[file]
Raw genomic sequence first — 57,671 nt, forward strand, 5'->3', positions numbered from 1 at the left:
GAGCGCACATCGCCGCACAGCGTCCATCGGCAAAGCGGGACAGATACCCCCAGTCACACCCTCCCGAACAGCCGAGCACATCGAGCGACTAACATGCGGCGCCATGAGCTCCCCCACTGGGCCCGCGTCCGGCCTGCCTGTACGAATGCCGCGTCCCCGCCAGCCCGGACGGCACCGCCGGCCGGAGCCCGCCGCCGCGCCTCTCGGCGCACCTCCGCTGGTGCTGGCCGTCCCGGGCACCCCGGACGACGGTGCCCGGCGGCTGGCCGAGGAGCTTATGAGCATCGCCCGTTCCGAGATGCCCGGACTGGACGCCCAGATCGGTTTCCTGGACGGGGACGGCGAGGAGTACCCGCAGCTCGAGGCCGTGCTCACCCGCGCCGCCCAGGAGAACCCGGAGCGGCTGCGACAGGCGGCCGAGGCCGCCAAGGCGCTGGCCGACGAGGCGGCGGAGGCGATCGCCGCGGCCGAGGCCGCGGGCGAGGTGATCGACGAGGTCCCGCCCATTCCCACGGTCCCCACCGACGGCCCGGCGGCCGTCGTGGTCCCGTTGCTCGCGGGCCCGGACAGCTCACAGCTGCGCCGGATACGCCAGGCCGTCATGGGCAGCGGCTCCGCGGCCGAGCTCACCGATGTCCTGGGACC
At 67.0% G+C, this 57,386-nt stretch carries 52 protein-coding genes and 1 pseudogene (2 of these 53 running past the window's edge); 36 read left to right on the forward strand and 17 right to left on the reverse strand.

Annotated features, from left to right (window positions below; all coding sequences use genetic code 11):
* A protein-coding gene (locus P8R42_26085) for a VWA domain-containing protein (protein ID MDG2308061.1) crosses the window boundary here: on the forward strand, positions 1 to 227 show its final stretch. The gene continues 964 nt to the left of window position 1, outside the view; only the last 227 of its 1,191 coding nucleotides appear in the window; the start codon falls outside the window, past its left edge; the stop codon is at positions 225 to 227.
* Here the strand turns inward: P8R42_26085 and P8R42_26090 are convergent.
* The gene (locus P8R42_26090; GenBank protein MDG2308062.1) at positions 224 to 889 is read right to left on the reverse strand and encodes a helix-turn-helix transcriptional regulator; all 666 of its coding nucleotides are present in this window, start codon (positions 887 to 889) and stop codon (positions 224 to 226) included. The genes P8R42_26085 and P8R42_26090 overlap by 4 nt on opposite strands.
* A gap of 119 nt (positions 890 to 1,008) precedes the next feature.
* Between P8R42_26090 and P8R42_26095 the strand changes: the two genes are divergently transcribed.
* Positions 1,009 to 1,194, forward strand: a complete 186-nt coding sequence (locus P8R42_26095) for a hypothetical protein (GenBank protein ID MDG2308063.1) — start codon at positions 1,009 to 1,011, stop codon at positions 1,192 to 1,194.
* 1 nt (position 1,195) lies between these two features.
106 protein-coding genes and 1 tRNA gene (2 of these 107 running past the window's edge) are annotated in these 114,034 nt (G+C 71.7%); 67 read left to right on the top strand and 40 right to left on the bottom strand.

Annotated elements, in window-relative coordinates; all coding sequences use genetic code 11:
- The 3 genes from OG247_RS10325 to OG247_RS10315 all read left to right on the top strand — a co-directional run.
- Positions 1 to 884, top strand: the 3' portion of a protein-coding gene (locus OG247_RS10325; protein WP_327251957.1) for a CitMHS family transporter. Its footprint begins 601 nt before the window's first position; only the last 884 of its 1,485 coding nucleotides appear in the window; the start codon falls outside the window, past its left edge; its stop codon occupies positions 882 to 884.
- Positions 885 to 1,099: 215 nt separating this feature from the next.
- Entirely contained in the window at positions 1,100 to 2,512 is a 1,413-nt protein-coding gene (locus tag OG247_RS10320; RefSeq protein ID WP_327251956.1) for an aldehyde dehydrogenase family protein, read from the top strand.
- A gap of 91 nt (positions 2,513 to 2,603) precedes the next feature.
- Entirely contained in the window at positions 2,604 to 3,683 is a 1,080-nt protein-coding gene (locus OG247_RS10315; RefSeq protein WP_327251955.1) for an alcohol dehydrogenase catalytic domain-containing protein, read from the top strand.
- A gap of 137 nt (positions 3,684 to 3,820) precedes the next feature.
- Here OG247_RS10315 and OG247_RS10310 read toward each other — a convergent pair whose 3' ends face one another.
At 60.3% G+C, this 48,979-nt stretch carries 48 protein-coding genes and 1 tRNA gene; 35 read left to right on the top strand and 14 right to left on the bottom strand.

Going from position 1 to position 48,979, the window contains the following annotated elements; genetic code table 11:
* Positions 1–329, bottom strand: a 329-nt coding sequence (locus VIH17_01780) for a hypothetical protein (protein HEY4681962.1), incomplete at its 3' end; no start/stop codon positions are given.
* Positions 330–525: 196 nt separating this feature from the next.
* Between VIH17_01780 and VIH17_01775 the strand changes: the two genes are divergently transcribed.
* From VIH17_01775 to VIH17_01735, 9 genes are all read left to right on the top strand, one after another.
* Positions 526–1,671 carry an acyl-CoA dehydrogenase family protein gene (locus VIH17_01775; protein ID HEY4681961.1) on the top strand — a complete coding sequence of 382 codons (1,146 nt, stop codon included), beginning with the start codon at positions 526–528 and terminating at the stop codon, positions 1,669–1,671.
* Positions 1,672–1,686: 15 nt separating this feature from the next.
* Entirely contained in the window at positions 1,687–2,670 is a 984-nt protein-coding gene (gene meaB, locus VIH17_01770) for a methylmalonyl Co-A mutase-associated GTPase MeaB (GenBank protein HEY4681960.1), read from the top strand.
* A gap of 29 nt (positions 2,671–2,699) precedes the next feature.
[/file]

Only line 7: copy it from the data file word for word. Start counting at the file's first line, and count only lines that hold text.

* The gene (locus P8R42_26090; GenBank protein MDG2308062.1) at positions 224 to 889 is read right to left on the reverse strand and encodes a helix-turn-helix transcriptional regulator; all 666 of its coding nucleotides are present in this window, start codon (positions 887 to 889) and stop codon (positions 224 to 226) included. The genes P8R42_26085 and P8R42_26090 overlap by 4 nt on opposite strands.